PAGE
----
For the truely paranoid get a copy of the DOT handbook which details the placard markings on trucks. As you travel, you'd be amazed at the nasty stuff you're passing or that is passing you. The general guideline is if you can't put your thumb up and block the view of the accident you're too close. If explosives are involved you don't want to be within sight distance of the accident.

I'd spend the time looking for facilities with truly hazardous materials rather than a nuclear power plant. There are far more facilities with hazardous materials than there are nuclear power plants. I'd worry about stuff like chlorine, railroad yards, rail crossings, etc. where an industrial accident can kill you faster than any power plant could in this country.

As I traveled I'd keep my trusty DOT handbook in the car so the family could interpret the placards. When I spotted something really deadly in a traffic situation, I'd stay away from it. Of course that's for the truly paranoid or those who want to worry about something that really could kill lots of people.

We're all going to die some day. Some risks are blown completely out of proportion compared to others that are literally lurking at your door step or not far from you when you pass them on your daily commute.

I think about things like that. I also wonder how many folks who are worried about nuclear power plants either smoke or live with someone that does.

I'd live next door to a nuclear power plant in a heart beat. I'd think twice about living near a mainline railroad or many industrial plants.

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  #24  
Old 07/23/11, 12:50 AM
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I am not super worried, but since my life was tossed up the last year I have been looking for a new "forever" place to live. And well I figured I would try to take the biggie variables into thought and see if there was a decent distance to hunker down away from them.

It's not that I think it could happen... just that I know anything could happen. And while I assume the more likely scenerio is a more "minor" issue (as the major ones most people wont live through), I figured I could take it into account. In the end it may not matter either way.



Looks like 100+ miles away is a good start then.

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  #25  
Old 07/23/11, 01:22 AM
 
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Maybe as a human I should be self-sufficient enough to move myself out of the way if/when I discover that it's dangerous to stay in place. Sure, I'd like to be able to do that. I'd like for everyone I know to have that inherent talent of knowing when and where to move out of the way.



I do think there is a technology available that could reverse much of the radioactive danger to humans. I think the world gov already knows about it and has for much longer than most of us have lived. But the tech is associated with one man that's nuttier than a fruitcake which is why he's even still around. Warning: the following video will probably offend you:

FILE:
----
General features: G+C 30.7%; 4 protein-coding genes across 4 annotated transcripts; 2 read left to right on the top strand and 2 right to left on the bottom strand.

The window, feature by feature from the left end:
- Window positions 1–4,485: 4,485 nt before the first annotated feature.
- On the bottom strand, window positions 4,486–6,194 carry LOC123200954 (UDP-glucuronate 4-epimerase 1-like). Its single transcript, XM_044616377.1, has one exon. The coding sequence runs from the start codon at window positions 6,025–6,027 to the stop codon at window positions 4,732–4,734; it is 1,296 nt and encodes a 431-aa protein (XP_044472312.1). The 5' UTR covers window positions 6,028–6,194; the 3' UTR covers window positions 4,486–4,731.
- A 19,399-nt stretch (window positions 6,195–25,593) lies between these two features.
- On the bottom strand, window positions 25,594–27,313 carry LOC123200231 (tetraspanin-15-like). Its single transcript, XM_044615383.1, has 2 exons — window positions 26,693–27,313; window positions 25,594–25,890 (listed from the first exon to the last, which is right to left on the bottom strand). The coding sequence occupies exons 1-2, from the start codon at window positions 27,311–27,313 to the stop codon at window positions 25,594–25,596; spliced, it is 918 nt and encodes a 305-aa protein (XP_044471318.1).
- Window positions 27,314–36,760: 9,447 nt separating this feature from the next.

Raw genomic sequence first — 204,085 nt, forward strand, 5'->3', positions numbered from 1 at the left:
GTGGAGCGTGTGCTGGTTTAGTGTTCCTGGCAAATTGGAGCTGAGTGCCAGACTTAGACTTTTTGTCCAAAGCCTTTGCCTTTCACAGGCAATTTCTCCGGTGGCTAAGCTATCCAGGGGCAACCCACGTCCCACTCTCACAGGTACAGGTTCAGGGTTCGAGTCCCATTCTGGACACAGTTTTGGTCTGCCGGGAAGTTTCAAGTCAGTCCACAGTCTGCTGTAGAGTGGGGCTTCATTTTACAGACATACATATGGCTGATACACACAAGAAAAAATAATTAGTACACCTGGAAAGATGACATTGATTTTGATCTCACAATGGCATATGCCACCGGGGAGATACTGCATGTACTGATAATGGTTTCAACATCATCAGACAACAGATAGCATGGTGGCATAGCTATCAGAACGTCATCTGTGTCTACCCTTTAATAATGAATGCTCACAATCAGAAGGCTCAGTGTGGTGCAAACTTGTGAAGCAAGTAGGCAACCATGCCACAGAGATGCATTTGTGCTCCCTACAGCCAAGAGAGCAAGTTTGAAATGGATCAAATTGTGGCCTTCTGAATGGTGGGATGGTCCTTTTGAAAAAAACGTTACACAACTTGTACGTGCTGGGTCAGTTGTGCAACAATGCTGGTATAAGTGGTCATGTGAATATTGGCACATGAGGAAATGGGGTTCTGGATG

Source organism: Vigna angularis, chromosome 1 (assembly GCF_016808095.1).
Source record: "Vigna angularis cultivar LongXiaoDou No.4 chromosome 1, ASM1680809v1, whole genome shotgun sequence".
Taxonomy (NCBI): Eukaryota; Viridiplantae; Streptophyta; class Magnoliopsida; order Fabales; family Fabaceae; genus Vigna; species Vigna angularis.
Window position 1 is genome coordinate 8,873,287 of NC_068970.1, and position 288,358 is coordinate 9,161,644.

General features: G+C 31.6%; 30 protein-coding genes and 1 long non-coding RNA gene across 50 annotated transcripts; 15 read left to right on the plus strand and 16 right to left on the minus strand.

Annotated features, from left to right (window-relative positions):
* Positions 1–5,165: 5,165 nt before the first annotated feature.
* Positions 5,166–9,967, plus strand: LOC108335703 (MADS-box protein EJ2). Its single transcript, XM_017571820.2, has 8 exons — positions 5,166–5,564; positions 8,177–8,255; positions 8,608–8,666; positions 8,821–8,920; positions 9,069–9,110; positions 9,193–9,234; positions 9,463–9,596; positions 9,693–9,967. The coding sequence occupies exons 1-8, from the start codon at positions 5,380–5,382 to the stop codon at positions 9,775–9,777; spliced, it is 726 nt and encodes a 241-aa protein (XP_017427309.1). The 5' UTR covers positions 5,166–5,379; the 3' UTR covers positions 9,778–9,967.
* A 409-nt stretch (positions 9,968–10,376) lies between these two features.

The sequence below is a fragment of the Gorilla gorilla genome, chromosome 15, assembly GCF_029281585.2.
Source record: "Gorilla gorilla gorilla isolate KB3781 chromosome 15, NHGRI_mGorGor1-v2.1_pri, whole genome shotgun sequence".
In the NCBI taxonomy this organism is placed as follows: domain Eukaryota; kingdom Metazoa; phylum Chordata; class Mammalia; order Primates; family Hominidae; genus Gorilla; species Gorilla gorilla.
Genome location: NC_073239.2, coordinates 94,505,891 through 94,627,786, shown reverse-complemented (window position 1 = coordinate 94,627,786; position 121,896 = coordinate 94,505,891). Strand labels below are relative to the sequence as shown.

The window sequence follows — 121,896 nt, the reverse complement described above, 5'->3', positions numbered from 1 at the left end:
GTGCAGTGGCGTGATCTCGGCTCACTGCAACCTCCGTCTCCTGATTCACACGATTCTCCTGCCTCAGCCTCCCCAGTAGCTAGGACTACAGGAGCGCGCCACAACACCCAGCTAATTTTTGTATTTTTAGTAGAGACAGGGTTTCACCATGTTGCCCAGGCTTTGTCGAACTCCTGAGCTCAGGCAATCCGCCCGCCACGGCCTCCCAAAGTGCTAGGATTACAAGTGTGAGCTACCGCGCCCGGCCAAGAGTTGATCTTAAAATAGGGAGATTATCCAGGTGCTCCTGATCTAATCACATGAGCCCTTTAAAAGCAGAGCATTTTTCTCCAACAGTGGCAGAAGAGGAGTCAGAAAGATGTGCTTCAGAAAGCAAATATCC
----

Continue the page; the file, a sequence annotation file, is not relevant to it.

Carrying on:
I need to explain why I think the above tech is associated with Fukushima. On the webcam at Fukushima, sound is available. In the background I can hear a generator running 24/7. It's always going and it sounds exactly like the generator profiled in the Hutchison's video that's heard backing up the song being played. I think a Hutchison's type of fuel cell generator is being used at Fukushima. I've read that this generator can be used for both good and bad reasons; good being reversing harmful radiation; bad by using the generator for weapons enhancement of used fuel cells. Here's the live webcam link:
http://lucaswhitefieldhixson.com/lucaswebcamwatch.html
Expand to full page, click the arrow on the right screen and the webcam on the right listed as TBS/JNN. This is the webcam that has live sound. It will be difficult to hear the generator in the background if there are other sounds such as wind, rain, surf, birds singing, but the generator can be heard when these sounds abate. The webcam on the left is TEPCO's webcam and does not provide sound. I use earphones to pick up the sounds more clearly. The webcam is best viewed at night for us as that's daylight hours for them.

So, would I live close to a nuclear power plant? I don't think any of us have ever been given that choice. Any "accident" is reason to think we're all exposed on a daily basis to harmful radiation, other than what comes in naturally via sunlight and other cosmic sources.
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Last edited by soulsurvivor; 07/23/11 at 02:20 AM.
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  #26  
Old 07/23/11, 08:23 AM
 
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We live just outside of the 10 mile radius of one. I don't worry about it. We receive a booklet in the mail once a year with info and evacuation routes for an emergency. I actually read it and am prepared for an emergency.